But there's another reason to file a report: data. Specifically, crash data that gets used by city planners to identify dangerous intersections or to design safer roads. On some of the area's most dangerous roads, today's minor collision could be tomorrow's fatal crash if nothing changes.
And that's why Liefer waited. The Point Breeze resident has been a vocal proponent of making Washington Avenue better for bicyclists and pedestrians. During meetings and presentations with the Philadelphia City Planning Commission, he came to realize how important crash data can be – part of the reason a long-proposed lane re-striping for Washington still hasn't happened has been a debate over crash data.
Planners and traffic engineers look at crash data when they are trying to identify roads in need of overhauls and again when they decide just what those renovations should look like.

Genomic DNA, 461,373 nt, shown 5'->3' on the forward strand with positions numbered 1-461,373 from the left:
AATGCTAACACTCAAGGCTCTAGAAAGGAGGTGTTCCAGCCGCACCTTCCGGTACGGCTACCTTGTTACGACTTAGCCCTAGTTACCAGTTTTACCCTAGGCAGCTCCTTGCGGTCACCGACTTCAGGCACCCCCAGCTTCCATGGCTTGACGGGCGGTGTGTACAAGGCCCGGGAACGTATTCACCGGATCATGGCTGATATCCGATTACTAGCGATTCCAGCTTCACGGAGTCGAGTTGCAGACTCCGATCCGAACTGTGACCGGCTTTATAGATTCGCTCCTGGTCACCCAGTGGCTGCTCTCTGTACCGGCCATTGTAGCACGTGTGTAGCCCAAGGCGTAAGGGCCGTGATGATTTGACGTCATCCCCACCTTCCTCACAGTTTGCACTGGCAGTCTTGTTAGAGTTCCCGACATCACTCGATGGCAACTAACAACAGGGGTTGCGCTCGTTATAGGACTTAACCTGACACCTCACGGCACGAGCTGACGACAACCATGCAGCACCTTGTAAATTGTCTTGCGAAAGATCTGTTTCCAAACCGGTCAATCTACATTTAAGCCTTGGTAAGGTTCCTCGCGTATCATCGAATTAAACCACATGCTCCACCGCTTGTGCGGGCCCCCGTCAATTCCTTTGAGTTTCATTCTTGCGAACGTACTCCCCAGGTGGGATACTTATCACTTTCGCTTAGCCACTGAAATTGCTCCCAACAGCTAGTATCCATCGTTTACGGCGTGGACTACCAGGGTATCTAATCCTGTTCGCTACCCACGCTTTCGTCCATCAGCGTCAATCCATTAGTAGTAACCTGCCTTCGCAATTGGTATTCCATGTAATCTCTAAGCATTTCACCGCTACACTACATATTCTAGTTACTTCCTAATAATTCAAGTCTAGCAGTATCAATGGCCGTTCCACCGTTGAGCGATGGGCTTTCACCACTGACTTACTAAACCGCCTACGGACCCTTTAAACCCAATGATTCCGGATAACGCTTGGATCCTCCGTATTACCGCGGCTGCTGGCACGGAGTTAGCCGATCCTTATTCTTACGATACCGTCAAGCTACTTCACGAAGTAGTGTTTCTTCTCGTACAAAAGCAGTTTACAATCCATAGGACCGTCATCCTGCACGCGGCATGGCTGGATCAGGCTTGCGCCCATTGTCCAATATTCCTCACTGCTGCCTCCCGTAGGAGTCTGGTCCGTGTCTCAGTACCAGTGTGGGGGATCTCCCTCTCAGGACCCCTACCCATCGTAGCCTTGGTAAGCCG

Lots of hit cyclists suggests a need for bike lanes, lots of hit pedestrians suggests a need for better crosswalks.
Liefer knows he's an outlier – he's an outspoken street safety advocate who understands the importance of collecting crash data – but even he wasn't willing to wait around forever to file some paperwork.
And, says Liefer, "if I was on my way to work, I wouldn't [have waited] an hour."
No one, including Liefer, really blames the Philadelphia Police Department for taking its time to respond to a minor collision where no one was injured and no property was destroyed.
Data is important in ensuring public safety in the long run, but there are frequently much more pressing demands of police time in the short run.
This begs the question: isn't there a better way to report bike accidents?
Under Pennsylvania law, crashes only need to be reported if: it involves an automobile and either (a) someone dies or is injured enough to need medical assistance, or (b) the car needs to be towed.